Around Kansas City, some municipalities had pit bull bans on the books for decades. But Independence only passed its law after a handful of highly-publicized pit bull attacks in 2006.

In Kansas City, Missouri, a pit bull killed a 71-year-old woman after it jumped a neighbor’s fence, and an Independence man was nearly mauled to death by three pit bulls the same year.

Over the last five years, many local governments have removed breed-specific bans from their city and county charters.

Wyandotte County instituted a pit bull ban in 1990 that threatened violators with jail sentences of up to 90 days or a fine of up to $1,000. Leadersrepealed it in 2019.

Overland Park, Liberty, and Excelsior Springs have also repealed their bans in recent years. A bill introduced in the Missouri House of Representatives this session would prevent cities from regulating dogs by breed.

To get on the Independence ballot, Bailey said they will need 5% of registered voters to sign the petition, which is just under 3,200 signatures. The group is aiming for 3,500 as a safeguard, in case there are any issues with the city audit.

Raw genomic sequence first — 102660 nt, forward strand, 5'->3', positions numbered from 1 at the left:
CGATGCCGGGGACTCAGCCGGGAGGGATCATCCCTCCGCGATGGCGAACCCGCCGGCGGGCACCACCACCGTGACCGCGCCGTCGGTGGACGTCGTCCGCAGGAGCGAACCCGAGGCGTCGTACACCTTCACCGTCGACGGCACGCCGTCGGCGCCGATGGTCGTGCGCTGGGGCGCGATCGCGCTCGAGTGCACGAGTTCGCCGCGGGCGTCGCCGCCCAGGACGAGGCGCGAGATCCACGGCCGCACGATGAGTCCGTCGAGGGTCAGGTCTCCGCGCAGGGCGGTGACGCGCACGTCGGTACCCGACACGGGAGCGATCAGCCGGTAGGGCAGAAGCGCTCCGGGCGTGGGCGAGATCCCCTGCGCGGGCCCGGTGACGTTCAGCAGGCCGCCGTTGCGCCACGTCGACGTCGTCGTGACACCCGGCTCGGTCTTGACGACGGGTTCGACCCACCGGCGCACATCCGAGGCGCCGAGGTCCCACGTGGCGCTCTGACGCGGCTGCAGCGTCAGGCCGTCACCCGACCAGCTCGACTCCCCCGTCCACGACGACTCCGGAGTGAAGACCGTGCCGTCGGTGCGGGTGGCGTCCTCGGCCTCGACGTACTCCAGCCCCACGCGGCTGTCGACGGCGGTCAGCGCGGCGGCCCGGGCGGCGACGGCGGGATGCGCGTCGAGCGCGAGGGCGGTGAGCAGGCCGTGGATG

“We have 30 days to collect what we need and the petition then will go back to the city and they will count and verify that all the citizens who have signed are registered residents,” Bailey says.

Bailey says it’s time for Independence to embrace pit bulls again.

“The shelters are overflowing with them,” she says. “And it started because this legislation was implemented pretty much everywhere for such a long period of time.”